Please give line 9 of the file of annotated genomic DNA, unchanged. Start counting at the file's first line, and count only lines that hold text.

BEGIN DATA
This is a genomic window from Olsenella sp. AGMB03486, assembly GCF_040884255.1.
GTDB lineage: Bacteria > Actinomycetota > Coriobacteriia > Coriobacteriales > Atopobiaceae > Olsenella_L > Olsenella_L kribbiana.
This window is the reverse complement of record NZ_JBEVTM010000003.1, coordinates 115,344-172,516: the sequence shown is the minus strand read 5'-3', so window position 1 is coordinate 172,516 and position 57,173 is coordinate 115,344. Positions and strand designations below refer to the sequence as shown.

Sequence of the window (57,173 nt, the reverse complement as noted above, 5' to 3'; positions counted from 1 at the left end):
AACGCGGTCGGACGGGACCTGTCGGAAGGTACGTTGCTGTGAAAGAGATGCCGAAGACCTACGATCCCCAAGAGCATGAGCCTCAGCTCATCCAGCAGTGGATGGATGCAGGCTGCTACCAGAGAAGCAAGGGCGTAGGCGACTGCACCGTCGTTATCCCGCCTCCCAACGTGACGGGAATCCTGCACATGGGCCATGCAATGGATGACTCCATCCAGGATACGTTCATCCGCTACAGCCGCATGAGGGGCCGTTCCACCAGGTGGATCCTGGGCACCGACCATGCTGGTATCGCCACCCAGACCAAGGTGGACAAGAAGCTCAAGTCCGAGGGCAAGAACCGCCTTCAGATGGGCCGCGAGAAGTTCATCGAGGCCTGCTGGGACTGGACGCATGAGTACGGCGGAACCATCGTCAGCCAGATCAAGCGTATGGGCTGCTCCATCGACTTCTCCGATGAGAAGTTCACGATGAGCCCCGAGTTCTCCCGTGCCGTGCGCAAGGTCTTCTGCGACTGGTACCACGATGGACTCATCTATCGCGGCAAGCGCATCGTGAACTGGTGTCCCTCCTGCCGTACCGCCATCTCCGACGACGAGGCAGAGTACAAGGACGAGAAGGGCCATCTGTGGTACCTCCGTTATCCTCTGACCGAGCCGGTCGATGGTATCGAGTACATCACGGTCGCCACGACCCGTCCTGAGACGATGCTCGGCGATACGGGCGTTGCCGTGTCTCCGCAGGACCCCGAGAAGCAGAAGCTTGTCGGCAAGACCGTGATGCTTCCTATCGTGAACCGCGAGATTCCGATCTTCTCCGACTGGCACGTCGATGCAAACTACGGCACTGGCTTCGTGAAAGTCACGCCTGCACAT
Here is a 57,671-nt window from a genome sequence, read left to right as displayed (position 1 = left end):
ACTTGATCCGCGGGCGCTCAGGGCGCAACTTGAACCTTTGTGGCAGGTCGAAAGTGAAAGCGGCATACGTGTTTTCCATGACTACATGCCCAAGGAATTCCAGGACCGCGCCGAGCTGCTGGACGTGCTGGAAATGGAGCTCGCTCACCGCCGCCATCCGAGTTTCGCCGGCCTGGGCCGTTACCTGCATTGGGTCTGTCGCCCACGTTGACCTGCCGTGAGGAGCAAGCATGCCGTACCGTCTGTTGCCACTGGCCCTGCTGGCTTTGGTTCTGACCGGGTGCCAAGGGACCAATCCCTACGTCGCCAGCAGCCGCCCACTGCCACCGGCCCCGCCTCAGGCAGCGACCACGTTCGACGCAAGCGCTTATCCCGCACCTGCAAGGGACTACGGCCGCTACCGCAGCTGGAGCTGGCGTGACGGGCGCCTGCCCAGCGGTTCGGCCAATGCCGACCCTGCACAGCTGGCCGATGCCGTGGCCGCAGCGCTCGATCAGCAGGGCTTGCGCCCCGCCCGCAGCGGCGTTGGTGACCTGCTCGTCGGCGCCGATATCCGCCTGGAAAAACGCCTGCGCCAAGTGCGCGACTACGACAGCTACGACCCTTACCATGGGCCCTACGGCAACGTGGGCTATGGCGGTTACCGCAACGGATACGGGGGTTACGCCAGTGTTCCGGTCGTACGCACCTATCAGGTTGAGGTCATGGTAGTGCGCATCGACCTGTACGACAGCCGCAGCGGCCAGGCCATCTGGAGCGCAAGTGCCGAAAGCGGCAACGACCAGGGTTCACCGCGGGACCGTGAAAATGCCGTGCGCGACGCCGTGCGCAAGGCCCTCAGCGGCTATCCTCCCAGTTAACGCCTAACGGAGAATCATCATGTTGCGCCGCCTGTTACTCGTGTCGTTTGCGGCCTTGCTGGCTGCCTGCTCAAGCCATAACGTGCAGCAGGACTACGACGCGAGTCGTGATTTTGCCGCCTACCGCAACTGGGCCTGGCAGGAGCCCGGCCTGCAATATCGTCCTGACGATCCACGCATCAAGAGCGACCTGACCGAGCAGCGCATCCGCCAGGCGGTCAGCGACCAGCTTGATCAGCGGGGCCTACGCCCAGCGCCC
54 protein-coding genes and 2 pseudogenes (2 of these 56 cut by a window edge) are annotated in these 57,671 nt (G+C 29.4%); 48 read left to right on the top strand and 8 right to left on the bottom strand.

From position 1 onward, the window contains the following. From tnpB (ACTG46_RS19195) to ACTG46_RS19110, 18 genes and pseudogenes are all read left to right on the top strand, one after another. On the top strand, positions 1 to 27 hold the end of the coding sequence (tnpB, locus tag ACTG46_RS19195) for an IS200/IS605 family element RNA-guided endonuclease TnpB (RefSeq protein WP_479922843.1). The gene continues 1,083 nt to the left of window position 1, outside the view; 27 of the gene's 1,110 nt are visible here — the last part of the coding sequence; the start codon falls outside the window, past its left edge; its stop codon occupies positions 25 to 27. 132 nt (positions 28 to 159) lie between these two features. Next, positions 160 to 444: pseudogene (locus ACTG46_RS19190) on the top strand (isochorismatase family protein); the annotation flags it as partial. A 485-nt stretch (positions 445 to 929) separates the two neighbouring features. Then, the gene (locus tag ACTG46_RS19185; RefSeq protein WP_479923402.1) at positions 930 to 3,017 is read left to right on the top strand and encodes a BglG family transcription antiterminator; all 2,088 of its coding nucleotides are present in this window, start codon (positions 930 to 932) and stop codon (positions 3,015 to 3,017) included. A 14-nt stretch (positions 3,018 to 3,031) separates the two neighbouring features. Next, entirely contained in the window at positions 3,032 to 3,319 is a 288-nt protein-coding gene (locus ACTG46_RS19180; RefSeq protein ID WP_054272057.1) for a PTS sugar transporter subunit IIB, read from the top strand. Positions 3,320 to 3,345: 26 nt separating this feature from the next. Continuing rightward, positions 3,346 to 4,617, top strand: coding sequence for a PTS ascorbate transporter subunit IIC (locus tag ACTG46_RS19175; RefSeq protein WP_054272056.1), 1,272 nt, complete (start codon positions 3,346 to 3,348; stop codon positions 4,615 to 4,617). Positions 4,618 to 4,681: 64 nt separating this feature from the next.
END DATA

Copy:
From position 1 onward, the window contains the following. From tnpB (ACTG46_RS19195) to ACTG46_RS19110, 18 genes and pseudogenes are all read left to right on the top strand, one after another. On the top strand, positions 1 to 27 hold the end of the coding sequence (tnpB, locus tag ACTG46_RS19195) for an IS200/IS605 family element RNA-guided endonuclease TnpB (RefSeq protein WP_479922843.1). The gene continues 1,083 nt to the left of window position 1, outside the view; 27 of the gene's 1,110 nt are visible here — the last part of the coding sequence; the start codon falls outside the window, past its left edge; its stop codon occupies positions 25 to 27. 132 nt (positions 28 to 159) lie between these two features. Next, positions 160 to 444: pseudogene (locus ACTG46_RS19190) on the top strand (isochorismatase family protein); the annotation flags it as partial. A 485-nt stretch (positions 445 to 929) separates the two neighbouring features. Then, the gene (locus tag ACTG46_RS19185; RefSeq protein WP_479923402.1) at positions 930 to 3,017 is read left to right on the top strand and encodes a BglG family transcription antiterminator; all 2,088 of its coding nucleotides are present in this window, start codon (positions 930 to 932) and stop codon (positions 3,015 to 3,017) included. A 14-nt stretch (positions 3,018 to 3,031) separates the two neighbouring features. Next, entirely contained in the window at positions 3,032 to 3,319 is a 288-nt protein-coding gene (locus ACTG46_RS19180; RefSeq protein ID WP_054272057.1) for a PTS sugar transporter subunit IIB, read from the top strand. Positions 3,320 to 3,345: 26 nt separating this feature from the next. Continuing rightward, positions 3,346 to 4,617, top strand: coding sequence for a PTS ascorbate transporter subunit IIC (locus tag ACTG46_RS19175; RefSeq protein WP_054272056.1), 1,272 nt, complete (start codon positions 3,346 to 3,348; stop codon positions 4,615 to 4,617). Positions 4,618 to 4,681: 64 nt separating this feature from the next.